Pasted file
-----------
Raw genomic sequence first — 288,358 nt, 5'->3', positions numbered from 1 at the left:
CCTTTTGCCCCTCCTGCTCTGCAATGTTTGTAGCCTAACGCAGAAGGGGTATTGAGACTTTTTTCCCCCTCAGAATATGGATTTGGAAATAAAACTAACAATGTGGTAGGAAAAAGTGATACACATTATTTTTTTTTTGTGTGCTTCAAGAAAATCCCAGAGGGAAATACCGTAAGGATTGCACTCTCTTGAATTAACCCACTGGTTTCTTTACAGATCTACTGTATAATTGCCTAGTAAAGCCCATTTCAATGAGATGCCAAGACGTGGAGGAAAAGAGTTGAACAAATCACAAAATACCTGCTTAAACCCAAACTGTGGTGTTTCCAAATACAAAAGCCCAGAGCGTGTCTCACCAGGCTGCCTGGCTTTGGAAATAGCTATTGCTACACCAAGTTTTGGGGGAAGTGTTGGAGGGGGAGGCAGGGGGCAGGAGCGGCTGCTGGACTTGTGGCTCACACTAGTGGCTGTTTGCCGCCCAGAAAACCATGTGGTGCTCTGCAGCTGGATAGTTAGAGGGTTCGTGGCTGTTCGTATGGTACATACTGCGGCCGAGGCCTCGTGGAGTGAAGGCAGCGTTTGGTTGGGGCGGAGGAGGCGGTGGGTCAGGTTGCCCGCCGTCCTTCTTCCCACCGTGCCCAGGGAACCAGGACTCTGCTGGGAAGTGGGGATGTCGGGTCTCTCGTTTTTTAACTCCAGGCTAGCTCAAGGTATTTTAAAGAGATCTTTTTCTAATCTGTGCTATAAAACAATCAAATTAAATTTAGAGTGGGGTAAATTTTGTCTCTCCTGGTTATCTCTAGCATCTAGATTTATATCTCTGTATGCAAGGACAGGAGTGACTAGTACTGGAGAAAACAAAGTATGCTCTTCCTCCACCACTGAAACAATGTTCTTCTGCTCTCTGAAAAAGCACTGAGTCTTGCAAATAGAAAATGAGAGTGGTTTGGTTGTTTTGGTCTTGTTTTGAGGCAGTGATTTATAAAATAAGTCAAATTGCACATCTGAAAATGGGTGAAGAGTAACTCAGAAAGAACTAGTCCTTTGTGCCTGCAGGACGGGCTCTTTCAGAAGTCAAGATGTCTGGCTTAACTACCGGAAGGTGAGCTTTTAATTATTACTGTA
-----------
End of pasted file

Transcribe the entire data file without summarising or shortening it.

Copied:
Raw genomic sequence first — 288,358 nt, 5'->3', positions numbered from 1 at the left:
CCTTTTGCCCCTCCTGCTCTGCAATGTTTGTAGCCTAACGCAGAAGGGGTATTGAGACTTTTTTCCCCCTCAGAATATGGATTTGGAAATAAAACTAACAATGTGGTAGGAAAAAGTGATACACATTATTTTTTTTTTGTGTGCTTCAAGAAAATCCCAGAGGGAAATACCGTAAGGATTGCACTCTCTTGAATTAACCCACTGGTTTCTTTACAGATCTACTGTATAATTGCCTAGTAAAGCCCATTTCAATGAGATGCCAAGACGTGGAGGAAAAGAGTTGAACAAATCACAAAATACCTGCTTAAACCCAAACTGTGGTGTTTCCAAATACAAAAGCCCAGAGCGTGTCTCACCAGGCTGCCTGGCTTTGGAAATAGCTATTGCTACACCAAGTTTTGGGGGAAGTGTTGGAGGGGGAGGCAGGGGGCAGGAGCGGCTGCTGGACTTGTGGCTCACACTAGTGGCTGTTTGCCGCCCAGAAAACCATGTGGTGCTCTGCAGCTGGATAGTTAGAGGGTTCGTGGCTGTTCGTATGGTACATACTGCGGCCGAGGCCTCGTGGAGTGAAGGCAGCGTTTGGTTGGGGCGGAGGAGGCGGTGGGTCAGGTTGCCCGCCGTCCTTCTTCCCACCGTGCCCAGGGAACCAGGACTCTGCTGGGAAGTGGGGATGTCGGGTCTCTCGTTTTTTAACTCCAGGCTAGCTCAAGGTATTTTAAAGAGATCTTTTTCTAATCTGTGCTATAAAACAATCAAATTAAATTTAGAGTGGGGTAAATTTTGTCTCTCCTGGTTATCTCTAGCATCTAGATTTATATCTCTGTATGCAAGGACAGGAGTGACTAGTACTGGAGAAAACAAAGTATGCTCTTCCTCCACCACTGAAACAATGTTCTTCTGCTCTCTGAAAAAGCACTGAGTCTTGCAAATAGAAAATGAGAGTGGTTTGGTTGTTTTGGTCTTGTTTTGAGGCAGTGATTTATAAAATAAGTCAAATTGCACATCTGAAAATGGGTGAAGAGTAACTCAGAAAGAACTAGTCCTTTGTGCCTGCAGGACGGGCTCTTTCAGAAGTCAAGATGTCTGGCTTAACTACCGGAAGGTGAGCTTTTAATTATTACTGTA